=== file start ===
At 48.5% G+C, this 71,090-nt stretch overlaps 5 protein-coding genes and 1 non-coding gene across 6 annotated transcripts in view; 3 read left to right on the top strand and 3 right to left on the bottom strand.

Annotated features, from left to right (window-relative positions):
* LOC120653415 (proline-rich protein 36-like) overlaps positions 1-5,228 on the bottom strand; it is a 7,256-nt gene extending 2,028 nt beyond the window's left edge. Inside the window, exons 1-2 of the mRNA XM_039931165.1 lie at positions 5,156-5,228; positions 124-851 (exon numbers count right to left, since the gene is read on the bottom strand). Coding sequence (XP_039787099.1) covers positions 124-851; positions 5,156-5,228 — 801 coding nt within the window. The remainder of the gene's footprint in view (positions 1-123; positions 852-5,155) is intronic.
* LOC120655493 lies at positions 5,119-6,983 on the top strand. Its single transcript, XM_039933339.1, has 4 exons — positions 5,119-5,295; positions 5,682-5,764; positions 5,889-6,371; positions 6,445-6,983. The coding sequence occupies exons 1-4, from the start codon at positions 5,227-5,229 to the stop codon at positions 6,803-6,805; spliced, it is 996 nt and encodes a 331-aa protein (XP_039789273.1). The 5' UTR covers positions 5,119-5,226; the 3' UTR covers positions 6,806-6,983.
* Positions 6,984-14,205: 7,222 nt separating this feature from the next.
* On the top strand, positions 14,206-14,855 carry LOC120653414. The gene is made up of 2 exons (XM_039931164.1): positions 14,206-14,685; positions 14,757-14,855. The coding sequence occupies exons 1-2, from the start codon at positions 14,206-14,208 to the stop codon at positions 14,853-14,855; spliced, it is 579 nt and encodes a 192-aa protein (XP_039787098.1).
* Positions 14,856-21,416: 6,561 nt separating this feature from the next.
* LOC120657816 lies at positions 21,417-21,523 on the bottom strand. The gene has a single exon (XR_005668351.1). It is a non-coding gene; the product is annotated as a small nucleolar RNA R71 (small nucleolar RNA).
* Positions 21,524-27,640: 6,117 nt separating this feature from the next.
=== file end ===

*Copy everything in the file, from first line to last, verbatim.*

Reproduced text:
At 48.5% G+C, this 71,090-nt stretch overlaps 5 protein-coding genes and 1 non-coding gene across 6 annotated transcripts in view; 3 read left to right on the top strand and 3 right to left on the bottom strand.

Annotated features, from left to right (window-relative positions):
* LOC120653415 (proline-rich protein 36-like) overlaps positions 1-5,228 on the bottom strand; it is a 7,256-nt gene extending 2,028 nt beyond the window's left edge. Inside the window, exons 1-2 of the mRNA XM_039931165.1 lie at positions 5,156-5,228; positions 124-851 (exon numbers count right to left, since the gene is read on the bottom strand). Coding sequence (XP_039787099.1) covers positions 124-851; positions 5,156-5,228 — 801 coding nt within the window. The remainder of the gene's footprint in view (positions 1-123; positions 852-5,155) is intronic.
* LOC120655493 lies at positions 5,119-6,983 on the top strand. Its single transcript, XM_039933339.1, has 4 exons — positions 5,119-5,295; positions 5,682-5,764; positions 5,889-6,371; positions 6,445-6,983. The coding sequence occupies exons 1-4, from the start codon at positions 5,227-5,229 to the stop codon at positions 6,803-6,805; spliced, it is 996 nt and encodes a 331-aa protein (XP_039789273.1). The 5' UTR covers positions 5,119-5,226; the 3' UTR covers positions 6,806-6,983.
* Positions 6,984-14,205: 7,222 nt separating this feature from the next.
* On the top strand, positions 14,206-14,855 carry LOC120653414. The gene is made up of 2 exons (XM_039931164.1): positions 14,206-14,685; positions 14,757-14,855. The coding sequence occupies exons 1-2, from the start codon at positions 14,206-14,208 to the stop codon at positions 14,853-14,855; spliced, it is 579 nt and encodes a 192-aa protein (XP_039787098.1).
* Positions 14,856-21,416: 6,561 nt separating this feature from the next.
* LOC120657816 lies at positions 21,417-21,523 on the bottom strand. The gene has a single exon (XR_005668351.1). It is a non-coding gene; the product is annotated as a small nucleolar RNA R71 (small nucleolar RNA).
* Positions 21,524-27,640: 6,117 nt separating this feature from the next.